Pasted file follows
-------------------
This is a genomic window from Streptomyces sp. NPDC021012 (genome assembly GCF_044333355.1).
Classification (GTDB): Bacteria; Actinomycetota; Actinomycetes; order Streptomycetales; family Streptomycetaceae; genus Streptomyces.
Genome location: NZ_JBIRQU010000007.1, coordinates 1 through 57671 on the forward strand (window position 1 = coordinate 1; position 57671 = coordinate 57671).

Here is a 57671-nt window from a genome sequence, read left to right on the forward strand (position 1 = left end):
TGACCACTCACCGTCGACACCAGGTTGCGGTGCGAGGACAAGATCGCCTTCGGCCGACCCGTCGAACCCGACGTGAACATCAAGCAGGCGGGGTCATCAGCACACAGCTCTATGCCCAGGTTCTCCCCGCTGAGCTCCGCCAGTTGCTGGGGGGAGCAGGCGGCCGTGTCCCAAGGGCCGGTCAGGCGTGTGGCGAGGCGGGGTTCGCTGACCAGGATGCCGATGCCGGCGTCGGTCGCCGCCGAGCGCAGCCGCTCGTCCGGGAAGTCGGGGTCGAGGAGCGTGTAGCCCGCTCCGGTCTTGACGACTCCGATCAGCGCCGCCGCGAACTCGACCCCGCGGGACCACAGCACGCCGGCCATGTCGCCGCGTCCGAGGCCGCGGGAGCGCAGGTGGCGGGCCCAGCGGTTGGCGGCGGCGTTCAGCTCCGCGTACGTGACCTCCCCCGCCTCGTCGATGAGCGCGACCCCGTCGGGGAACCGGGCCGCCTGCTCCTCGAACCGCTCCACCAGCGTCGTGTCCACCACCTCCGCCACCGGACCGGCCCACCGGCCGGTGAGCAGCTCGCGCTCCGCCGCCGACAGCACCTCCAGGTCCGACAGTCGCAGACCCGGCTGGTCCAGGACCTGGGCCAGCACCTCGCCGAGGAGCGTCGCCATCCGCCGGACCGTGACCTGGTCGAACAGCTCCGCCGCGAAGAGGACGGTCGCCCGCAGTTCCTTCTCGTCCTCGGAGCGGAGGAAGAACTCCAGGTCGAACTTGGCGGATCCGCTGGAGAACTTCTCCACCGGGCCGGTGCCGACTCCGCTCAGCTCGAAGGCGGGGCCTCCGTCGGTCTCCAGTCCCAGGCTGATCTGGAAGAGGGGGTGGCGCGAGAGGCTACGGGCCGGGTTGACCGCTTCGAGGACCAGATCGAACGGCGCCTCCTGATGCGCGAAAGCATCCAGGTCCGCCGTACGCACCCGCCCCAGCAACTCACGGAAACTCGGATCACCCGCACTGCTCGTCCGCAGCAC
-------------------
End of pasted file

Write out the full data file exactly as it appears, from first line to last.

This is a genomic window from Streptomyces sp. NPDC021012 (genome assembly GCF_044333355.1).
Classification (GTDB): Bacteria; Actinomycetota; Actinomycetes; order Streptomycetales; family Streptomycetaceae; genus Streptomyces.
Genome location: NZ_JBIRQU010000007.1, coordinates 1 through 57671 on the forward strand (window position 1 = coordinate 1; position 57671 = coordinate 57671).

Here is a 57671-nt window from a genome sequence, read left to right on the forward strand (position 1 = left end):
TGACCACTCACCGTCGACACCAGGTTGCGGTGCGAGGACAAGATCGCCTTCGGCCGACCCGTCGAACCCGACGTGAACATCAAGCAGGCGGGGTCATCAGCACACAGCTCTATGCCCAGGTTCTCCCCGCTGAGCTCCGCCAGTTGCTGGGGGGAGCAGGCGGCCGTGTCCCAAGGGCCGGTCAGGCGTGTGGCGAGGCGGGGTTCGCTGACCAGGATGCCGATGCCGGCGTCGGTCGCCGCCGAGCGCAGCCGCTCGTCCGGGAAGTCGGGGTCGAGGAGCGTGTAGCCCGCTCCGGTCTTGACGACTCCGATCAGCGCCGCCGCGAACTCGACCCCGCGGGACCACAGCACGCCGGCCATGTCGCCGCGTCCGAGGCCGCGGGAGCGCAGGTGGCGGGCCCAGCGGTTGGCGGCGGCGTTCAGCTCCGCGTACGTGACCTCCCCCGCCTCGTCGATGAGCGCGACCCCGTCGGGGAACCGGGCCGCCTGCTCCTCGAACCGCTCCACCAGCGTCGTGTCCACCACCTCCGCCACCGGACCGGCCCACCGGCCGGTGAGCAGCTCGCGCTCCGCCGCCGACAGCACCTCCAGGTCCGACAGTCGCAGACCCGGCTGGTCCAGGACCTGGGCCAGCACCTCGCCGAGGAGCGTCGCCATCCGCCGGACCGTGACCTGGTCGAACAGCTCCGCCGCGAAGAGGACGGTCGCCCGCAGTTCCTTCTCGTCCTCGGAGCGGAGGAAGAACTCCAGGTCGAACTTGGCGGATCCGCTGGAGAACTTCTCCACCGGGCCGGTGCCGACTCCGCTCAGCTCGAAGGCGGGGCCTCCGTCGGTCTCCAGTCCCAGGCTGATCTGGAAGAGGGGGTGGCGCGAGAGGCTACGGGCCGGGTTGACCGCTTCGAGGACCAGATCGAACGGCGCCTCCTGATGCGCGAAAGCATCCAGGTCCGCCGTACGCACCCGCCCCAGCAACTCACGGAAACTCGGATCACCCGCACTGCTCGTCCGCAGCAC